Chapter 16
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The Long Arc of History

Minrose Gwin’s new novel tells a tale of racism in the aftermath of natural disaster

A little after 9 p.m. on April 5, 1936, a massive tornado producing winds greater than 300 miles per hour destroyed half the city of Tupelo, Mississippi, in a matter of minutes. The tornado left behind 200 dead, according to the city’s official count. Tupelo native Minrose Gwin grew up in her grandparents’ house, one of the few in their neighborhood that remained standing.

Gwin’s latest novel, Promise, was inspired by one chilling fact: the tornado’s official death toll included no black people, though a third of the Tupelo population at the time was African American. An entire community was simply ignored in the city’s accounting of its losses. As a result, the fourth most deadly tornado in U.S. history was actually much, much worse than history records.

“A story can sometimes tread where history fails to clear a path,” Gwin writes, “or when that path has been made too tidy, obscuring a fractured landscape.” Working from newspaper articles, eyewitness accounts, and other historical data, Gwin attempts to imagine that “fractured landscape” by contrasting the very different experiences of Dovey Grand’homme, an elderly black woman, and Jo McNabb, the white daughter of a judge, as they search for loved ones in the aftermath of the storm.

Dovey Grand’homme has seen a lot of loss in her long life. Alone at eight—her parents and siblings died in a typhoid epidemic—she has taken in laundry for white families ever since. When their own daughter dies in childbirth, Dovey and her mill-worker husband adopt their infant granddaughter, Dreama. Years later, when sixteen-year-old Dreama is viciously raped, they help her raise her son, Promise, who soon becomes the joy of their lives.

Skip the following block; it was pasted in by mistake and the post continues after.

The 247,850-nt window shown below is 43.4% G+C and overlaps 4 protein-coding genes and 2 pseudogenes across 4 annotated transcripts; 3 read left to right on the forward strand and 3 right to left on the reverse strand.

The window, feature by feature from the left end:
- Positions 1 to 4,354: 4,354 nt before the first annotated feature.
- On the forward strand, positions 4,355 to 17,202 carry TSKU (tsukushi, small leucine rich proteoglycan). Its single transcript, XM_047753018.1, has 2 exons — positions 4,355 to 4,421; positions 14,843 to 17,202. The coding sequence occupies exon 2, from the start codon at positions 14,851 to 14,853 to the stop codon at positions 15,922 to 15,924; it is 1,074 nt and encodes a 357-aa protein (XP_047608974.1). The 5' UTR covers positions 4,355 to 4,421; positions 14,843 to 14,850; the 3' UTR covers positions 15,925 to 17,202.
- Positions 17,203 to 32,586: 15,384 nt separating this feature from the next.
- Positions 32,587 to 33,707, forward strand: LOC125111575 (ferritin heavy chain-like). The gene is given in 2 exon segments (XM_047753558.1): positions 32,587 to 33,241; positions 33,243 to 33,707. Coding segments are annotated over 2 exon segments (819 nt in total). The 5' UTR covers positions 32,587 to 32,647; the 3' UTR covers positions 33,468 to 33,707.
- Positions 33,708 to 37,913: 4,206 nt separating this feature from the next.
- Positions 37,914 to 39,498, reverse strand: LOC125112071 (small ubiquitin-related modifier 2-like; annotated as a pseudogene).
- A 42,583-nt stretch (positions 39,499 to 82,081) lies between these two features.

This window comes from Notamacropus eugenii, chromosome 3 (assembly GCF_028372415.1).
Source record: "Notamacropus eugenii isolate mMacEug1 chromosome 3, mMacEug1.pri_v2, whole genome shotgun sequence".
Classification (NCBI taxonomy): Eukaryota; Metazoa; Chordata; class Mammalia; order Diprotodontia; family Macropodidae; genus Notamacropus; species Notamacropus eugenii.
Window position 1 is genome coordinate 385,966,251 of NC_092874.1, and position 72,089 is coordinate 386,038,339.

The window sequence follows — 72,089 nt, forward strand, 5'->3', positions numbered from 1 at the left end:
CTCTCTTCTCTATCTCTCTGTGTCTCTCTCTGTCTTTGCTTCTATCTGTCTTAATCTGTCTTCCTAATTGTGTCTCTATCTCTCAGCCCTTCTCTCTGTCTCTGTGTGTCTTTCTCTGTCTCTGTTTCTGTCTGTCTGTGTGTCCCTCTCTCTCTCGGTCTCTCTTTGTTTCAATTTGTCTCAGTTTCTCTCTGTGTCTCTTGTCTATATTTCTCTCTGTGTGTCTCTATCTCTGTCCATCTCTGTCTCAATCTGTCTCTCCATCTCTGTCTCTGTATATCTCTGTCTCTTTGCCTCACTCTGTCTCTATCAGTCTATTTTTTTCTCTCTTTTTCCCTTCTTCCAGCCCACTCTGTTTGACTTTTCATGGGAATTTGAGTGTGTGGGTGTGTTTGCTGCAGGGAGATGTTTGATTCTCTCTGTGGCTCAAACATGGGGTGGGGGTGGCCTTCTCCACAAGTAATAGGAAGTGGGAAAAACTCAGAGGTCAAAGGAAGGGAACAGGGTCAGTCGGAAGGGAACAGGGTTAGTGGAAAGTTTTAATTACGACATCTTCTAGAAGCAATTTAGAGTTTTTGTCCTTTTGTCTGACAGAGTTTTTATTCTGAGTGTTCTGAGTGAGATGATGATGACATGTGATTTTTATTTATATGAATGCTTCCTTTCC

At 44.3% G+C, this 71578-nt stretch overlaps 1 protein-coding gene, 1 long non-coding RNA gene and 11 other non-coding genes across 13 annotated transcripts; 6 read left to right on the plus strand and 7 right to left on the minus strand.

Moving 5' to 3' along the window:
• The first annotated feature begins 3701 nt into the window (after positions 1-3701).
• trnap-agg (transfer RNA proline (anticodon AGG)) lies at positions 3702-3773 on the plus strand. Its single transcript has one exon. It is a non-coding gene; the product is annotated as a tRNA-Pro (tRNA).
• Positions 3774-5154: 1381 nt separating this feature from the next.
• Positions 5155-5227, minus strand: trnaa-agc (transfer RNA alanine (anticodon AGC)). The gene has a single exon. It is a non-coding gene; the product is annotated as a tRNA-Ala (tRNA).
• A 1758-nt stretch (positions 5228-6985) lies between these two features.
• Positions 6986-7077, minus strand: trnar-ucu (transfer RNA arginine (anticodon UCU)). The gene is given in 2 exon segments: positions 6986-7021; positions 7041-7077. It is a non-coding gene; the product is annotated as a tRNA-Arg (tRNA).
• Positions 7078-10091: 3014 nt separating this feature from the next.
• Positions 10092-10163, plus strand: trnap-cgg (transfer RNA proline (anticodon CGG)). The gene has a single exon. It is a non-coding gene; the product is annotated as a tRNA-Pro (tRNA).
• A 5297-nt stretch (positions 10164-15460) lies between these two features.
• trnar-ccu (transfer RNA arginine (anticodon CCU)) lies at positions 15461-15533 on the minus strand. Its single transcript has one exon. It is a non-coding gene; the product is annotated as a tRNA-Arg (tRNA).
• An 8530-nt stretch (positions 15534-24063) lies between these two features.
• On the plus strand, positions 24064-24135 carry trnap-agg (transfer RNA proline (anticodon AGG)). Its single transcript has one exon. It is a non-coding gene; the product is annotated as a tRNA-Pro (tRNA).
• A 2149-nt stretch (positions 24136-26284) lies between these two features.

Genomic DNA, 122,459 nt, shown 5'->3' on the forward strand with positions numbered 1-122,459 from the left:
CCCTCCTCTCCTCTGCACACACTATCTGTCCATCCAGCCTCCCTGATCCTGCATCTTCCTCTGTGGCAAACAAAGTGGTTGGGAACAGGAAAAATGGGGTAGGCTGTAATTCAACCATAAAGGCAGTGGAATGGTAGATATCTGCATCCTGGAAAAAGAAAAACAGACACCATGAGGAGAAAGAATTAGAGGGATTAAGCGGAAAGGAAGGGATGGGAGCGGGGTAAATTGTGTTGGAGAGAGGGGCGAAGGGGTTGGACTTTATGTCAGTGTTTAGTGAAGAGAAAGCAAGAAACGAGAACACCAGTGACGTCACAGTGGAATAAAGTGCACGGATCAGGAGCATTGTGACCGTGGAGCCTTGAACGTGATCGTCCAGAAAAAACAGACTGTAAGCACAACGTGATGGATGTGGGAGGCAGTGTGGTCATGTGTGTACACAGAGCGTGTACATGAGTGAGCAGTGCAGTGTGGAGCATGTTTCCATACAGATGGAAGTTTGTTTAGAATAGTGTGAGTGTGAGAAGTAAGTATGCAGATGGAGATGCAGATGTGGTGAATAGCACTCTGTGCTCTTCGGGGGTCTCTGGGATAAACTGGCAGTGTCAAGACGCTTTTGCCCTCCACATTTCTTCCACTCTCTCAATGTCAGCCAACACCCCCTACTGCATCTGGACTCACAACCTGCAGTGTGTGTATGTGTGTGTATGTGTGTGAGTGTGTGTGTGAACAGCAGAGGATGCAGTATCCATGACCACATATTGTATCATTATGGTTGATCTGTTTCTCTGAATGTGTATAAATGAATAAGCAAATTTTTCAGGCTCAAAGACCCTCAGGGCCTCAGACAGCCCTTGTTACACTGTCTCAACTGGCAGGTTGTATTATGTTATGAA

But the violence done to Dreama is a pain Dovey lives with daily. She imagines it as a great bird of prey: “It got her by the shoulders and settled there, its talons reaching around, curling themselves against the cords of her neck, flexing against them. That night it would go to bed with her, and the next morning and the mornings to follow it would be there still, never once loosening its hold.”

Sixteen-year-old Jo McNabb, the privileged daughter of one of Dovey’s customers, also struggles with pain and loss. Sexually assaulted by a family member, Jo feels unsafe in her own home. Since the birth of Jo’s little brother, Tommy, her mother seems to be suffering from postpartum depression, and the distance between them leaves Jo feeling adrift.

Despite the racism all around her, Jo has a moment of clarity about Dovey: “Jo thought of all the mountains of dirty clothes they’d handed over to the washwoman, how she’d returned them all, again and again, for years on end, spotless, smelling of sunshine and bleach and starch. How many of their cells had they exchanged with her and her family over the years? Jo must be covered in them, and the old woman in hers.”

When Promise and Tommy go missing after the tornado, Dovey and Jo, both seriously injured, must find the babies before it’s too late. Amid the wreckage—buildings reduced to matchsticks, bodies pulled from the rubble or dredged from the lake, wounded residents enduring grisly medical procedures—the two women’s paths intersect. But even in the aftermath of a natural disaster with no respect for color boundaries, Dovey and Jo behave as little more than adversaries when they might well have become allies. In fact, Dovey receives more kindness from the emergency aid volunteers than from Jo or any of her other fellow citizens—some of whom she has known all their lives.

By alternating the novel’s point of view, Gwin unfolds the history of each family in one vivid, beautifully written passage after another, bringing readers deeply into a system of oppression whose roots go back for generations. Jo wants to believe that she and Dreama will have choices their parents did not: “She and this girl mother were in it now, the long arc of history; they were playing their part, larger and more daring than either of them would ever have imagined, and what they did now would shape what came after and what stories might be told and listened to. The storm, it had changed everything, it had made their lives large and momentous.”

Dovey, older and wiser, knows better.

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